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Three proposed rule changes by the Trump administration could cause millions of poor people to lose access to food stamps and decrease the size of the benefit for millions more.

Over the past year, the Department of Agriculture proposed three changes to the Supplemental Nutrition Assistance Program, known as SNAP or food stamps. The new rules create stricter work requirements for program eligibility, cap deductions for utility allowances and “reform” the way 40 states automatically enroll families into SNAP when they receive other forms of federal aid.

A study by the Urban Institute released this week examined the three rules in combination for the first time and found that 3.7 million fewer people would receive SNAP in an average month, 2.2 million households would see their average monthly benefits drop by $127, more than 3 million others would see an average drop of $37 per month, and 982,000 students would lose access to free or reduced lunches.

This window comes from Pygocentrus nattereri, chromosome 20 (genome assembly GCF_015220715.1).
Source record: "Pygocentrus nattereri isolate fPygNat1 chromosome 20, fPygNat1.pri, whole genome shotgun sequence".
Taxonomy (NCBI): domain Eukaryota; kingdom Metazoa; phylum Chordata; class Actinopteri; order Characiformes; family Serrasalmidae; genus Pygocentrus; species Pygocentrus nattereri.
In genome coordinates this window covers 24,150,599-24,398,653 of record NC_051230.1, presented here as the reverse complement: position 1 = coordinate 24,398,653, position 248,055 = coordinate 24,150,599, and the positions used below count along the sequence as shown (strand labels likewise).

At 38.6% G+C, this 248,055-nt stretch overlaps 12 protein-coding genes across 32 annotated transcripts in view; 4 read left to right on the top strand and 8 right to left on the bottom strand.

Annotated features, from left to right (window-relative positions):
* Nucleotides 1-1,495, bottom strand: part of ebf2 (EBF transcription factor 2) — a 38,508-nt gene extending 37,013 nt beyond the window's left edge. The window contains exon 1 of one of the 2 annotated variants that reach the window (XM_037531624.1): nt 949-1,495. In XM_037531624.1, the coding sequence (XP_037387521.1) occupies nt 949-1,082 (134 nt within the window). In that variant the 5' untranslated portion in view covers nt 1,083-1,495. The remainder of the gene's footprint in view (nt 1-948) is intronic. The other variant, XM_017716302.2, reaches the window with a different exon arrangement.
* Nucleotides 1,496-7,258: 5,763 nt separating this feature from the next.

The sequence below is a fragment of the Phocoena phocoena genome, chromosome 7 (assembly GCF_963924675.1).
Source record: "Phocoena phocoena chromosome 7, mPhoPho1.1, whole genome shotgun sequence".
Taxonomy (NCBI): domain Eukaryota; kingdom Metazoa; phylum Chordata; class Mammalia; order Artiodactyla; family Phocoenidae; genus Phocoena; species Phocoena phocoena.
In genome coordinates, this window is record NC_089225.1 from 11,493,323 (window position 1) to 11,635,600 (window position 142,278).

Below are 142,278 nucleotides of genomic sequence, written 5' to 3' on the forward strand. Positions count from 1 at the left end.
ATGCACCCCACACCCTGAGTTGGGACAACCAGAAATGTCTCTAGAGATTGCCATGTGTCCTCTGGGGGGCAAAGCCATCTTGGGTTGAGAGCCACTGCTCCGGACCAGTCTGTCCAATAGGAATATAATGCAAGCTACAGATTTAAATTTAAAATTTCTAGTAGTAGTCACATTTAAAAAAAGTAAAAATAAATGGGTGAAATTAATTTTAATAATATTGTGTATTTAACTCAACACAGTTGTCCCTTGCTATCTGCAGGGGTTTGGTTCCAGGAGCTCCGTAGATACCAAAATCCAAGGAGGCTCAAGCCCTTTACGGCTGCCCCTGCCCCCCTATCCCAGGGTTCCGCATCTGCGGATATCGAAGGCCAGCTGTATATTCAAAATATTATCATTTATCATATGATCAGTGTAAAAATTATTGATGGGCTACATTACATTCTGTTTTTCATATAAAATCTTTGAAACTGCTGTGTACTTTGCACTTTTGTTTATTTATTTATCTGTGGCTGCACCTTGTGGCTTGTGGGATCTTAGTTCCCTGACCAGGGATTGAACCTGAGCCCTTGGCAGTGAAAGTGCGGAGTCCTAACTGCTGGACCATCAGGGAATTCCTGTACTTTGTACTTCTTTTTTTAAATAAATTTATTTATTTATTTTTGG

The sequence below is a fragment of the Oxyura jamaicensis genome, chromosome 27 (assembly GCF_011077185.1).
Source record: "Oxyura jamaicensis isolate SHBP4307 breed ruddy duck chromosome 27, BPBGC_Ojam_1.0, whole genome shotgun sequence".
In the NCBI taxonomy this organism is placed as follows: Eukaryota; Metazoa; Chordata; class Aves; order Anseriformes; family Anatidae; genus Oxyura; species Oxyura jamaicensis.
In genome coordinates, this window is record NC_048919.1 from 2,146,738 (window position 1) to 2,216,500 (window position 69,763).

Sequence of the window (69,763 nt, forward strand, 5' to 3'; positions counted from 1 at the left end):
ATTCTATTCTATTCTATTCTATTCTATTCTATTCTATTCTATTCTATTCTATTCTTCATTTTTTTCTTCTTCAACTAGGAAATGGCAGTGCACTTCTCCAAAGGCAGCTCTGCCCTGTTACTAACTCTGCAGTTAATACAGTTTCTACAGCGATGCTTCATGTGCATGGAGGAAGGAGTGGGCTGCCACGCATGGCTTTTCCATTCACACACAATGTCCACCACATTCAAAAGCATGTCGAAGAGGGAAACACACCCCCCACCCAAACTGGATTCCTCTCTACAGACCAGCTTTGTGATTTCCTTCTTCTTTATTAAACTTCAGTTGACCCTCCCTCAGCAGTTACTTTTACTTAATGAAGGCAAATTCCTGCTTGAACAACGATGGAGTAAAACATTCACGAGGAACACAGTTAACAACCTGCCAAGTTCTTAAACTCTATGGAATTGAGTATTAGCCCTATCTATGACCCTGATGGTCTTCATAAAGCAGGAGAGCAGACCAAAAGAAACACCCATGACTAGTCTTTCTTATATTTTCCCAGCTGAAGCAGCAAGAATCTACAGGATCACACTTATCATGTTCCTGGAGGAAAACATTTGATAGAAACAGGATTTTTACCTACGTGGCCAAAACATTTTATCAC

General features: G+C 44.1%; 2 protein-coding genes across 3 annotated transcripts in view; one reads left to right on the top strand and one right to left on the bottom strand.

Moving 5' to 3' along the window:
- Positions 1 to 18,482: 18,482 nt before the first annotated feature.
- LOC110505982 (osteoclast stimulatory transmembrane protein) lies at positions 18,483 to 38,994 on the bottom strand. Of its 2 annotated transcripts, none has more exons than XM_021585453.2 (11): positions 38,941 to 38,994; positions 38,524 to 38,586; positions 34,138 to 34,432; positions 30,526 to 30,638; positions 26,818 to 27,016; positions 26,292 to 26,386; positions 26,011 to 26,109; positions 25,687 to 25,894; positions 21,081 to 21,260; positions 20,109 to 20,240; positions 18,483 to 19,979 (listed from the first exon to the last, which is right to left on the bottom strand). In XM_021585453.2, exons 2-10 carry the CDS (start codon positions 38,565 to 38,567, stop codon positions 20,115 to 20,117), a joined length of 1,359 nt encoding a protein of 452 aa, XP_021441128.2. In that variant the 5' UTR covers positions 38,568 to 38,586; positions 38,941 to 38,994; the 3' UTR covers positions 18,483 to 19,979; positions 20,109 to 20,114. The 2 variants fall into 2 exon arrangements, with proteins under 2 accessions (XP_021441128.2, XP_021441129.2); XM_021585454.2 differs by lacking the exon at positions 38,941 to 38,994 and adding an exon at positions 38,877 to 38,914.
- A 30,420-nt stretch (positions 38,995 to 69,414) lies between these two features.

“What we found is that overall the three proposed changes would reduce the number of households participating in SNAP by about 11 percent if this was implemented in 2018,” said Laura Wheaton, a senior fellow at the Urban Institute who conducted the study. “It’s about a 9.4 percent reduction in the number of people participating and about an 8 percent reduction in overall benefits.” Read more

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Three proposed rule changes by the Trump administration could cause millions of poor people to lose access to food stamps and decrease the size of the benefit for millions more.

Three proposed rule changes by the Trump administration could cause millions of poor people to lose access to food stamps and decrease the size of the benefit for millions more.

Three proposed rule changes by the Trump administration could cause millions of poor people to lose access to food stamps and decrease the size of the benefit for millions more.